The interview originally aired in October on the East County Magazine Show on KNSJ, 89.1 FM. Listen to the full interview by clicking this audio link, and scroll down for highlights.

Audio: 

LESSONS FROM PUERTO RICO TO CALIFORNIA: OFF-GRID LIVING OPTIONS

By Rebecca Jefferis Williamson

 Dec. 31, 2019 (San Diego’s East County) -- Emergency energy and electrical storage expert Eric Lobdell with Humless, a Utah-based company that provides universal energy management, has worked in disaster areas affected by wildfires and hurricanes, where he has helped some residents go off-grid. 

 

In the past couple of years, Lobdell has worked in the U.S. including territories of Puerto Rico and the U.S. Virgin Islands, setting up systems to provide power. Humless recently landed a contract for installations to take communities 100% off-grid in Oregon, including 600 homes over a span of three years.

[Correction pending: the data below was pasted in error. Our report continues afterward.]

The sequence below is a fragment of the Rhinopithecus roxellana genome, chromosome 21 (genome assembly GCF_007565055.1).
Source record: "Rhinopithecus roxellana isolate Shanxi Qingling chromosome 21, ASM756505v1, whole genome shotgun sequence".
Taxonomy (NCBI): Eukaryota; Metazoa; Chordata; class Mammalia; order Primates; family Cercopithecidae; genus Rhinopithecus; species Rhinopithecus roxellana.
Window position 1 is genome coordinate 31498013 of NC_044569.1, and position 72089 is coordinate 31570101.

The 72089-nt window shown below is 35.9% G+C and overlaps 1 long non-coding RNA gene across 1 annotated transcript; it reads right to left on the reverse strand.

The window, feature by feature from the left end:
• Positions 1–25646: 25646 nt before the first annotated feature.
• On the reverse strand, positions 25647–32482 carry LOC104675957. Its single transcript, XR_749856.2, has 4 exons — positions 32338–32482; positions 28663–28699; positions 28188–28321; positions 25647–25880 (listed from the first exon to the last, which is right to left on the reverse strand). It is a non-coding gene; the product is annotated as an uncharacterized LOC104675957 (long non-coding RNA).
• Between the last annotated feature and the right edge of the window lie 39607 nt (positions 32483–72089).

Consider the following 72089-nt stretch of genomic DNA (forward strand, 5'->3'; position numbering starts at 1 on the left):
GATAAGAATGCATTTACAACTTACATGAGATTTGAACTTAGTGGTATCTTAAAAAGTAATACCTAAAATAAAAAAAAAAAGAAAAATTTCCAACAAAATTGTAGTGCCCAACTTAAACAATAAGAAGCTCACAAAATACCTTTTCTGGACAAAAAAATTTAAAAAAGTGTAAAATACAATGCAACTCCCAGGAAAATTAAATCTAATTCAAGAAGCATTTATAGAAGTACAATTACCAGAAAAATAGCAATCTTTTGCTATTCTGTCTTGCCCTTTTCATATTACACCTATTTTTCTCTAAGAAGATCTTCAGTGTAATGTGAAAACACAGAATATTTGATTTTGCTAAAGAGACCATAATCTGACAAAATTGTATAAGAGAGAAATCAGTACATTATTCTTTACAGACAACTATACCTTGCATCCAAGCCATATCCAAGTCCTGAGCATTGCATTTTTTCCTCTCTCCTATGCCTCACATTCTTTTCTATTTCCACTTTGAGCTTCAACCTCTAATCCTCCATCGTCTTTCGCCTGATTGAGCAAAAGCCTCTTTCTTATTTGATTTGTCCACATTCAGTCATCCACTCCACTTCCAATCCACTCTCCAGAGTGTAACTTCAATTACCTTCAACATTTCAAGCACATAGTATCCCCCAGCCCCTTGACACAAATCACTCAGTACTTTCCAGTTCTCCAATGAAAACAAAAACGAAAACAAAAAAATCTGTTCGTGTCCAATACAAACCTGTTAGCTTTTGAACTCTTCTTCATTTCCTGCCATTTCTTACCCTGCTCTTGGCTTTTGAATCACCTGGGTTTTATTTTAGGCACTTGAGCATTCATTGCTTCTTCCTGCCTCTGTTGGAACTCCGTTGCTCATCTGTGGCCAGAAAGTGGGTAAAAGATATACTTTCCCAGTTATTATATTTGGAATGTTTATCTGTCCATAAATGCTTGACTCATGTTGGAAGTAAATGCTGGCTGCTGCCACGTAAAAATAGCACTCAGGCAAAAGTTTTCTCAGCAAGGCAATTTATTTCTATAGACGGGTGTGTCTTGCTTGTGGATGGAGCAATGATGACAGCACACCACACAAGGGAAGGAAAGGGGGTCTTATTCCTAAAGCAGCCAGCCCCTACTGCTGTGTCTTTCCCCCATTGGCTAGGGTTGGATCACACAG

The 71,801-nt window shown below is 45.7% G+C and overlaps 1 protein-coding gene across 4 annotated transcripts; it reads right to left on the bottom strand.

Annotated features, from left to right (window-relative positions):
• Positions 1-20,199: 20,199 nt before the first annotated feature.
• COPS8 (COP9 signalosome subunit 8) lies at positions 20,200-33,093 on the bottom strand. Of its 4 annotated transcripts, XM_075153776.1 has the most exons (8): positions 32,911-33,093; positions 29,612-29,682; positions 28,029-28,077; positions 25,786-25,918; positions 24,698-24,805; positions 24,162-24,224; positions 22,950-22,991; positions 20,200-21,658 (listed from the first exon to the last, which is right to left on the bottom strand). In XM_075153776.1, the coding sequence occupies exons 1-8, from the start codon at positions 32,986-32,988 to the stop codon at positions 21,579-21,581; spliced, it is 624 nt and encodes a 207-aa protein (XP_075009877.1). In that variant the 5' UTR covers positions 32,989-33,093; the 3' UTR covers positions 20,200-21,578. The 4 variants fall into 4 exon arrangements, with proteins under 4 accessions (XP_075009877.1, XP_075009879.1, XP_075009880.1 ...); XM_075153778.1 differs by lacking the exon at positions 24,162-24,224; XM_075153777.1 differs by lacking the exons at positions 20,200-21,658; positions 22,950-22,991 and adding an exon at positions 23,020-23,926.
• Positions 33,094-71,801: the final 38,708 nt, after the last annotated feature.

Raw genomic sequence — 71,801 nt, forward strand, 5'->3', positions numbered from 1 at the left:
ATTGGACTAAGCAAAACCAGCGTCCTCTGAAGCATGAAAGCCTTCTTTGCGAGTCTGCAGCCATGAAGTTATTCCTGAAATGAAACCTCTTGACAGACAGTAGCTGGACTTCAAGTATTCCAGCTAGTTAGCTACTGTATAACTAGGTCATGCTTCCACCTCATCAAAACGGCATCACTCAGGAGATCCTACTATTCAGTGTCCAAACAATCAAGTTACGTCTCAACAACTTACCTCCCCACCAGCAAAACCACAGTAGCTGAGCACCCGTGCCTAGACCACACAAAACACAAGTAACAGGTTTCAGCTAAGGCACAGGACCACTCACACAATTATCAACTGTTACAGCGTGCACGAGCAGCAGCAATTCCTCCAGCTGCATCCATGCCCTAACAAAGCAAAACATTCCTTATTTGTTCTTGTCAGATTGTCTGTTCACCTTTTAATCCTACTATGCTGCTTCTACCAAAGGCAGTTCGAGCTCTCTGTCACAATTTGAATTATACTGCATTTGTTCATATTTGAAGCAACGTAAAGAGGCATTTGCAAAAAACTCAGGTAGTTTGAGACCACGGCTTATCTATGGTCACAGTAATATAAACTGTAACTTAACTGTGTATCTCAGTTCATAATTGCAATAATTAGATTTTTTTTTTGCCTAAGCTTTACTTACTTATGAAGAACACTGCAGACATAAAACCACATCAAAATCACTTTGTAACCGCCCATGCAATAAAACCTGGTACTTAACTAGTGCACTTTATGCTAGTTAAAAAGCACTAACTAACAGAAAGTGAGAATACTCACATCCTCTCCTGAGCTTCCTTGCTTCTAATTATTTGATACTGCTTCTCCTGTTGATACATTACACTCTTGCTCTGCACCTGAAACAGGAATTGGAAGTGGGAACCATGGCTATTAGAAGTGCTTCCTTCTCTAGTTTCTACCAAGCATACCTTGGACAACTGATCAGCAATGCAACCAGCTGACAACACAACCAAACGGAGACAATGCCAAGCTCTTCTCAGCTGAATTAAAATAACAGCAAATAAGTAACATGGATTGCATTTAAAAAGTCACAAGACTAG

"After Hurricane Maria, I was part of a team that donated and installed off-grid systems in Puerto Rico," said Lobdell in a phone interview. “Our systems were able to provide lights and refrigeration to two different communities, both heavily affected by the hurricane. Being able to provide electricity for these communities reminded me of the reason I work so hard at what I do. I love being able to provide essential energy and storage systems to families, communities, and regions where grid power is not available or stable."

DESMOND WITHDRAWS DEVELOPER-FRIENDLY LANGUAGE CHANGE TO “SOS” BALLOT MEASURE

By Miriam Raftery

December 26, 2019 (San Diego) – Supervisor Jim Desmond has withdrawn his proposal to amend the Save Our San Diego Countryside (SOS) initiative language on the March 2020 ballot county-wide. The decision was announced at the Dec. 10 County Board of Supervisors meetings.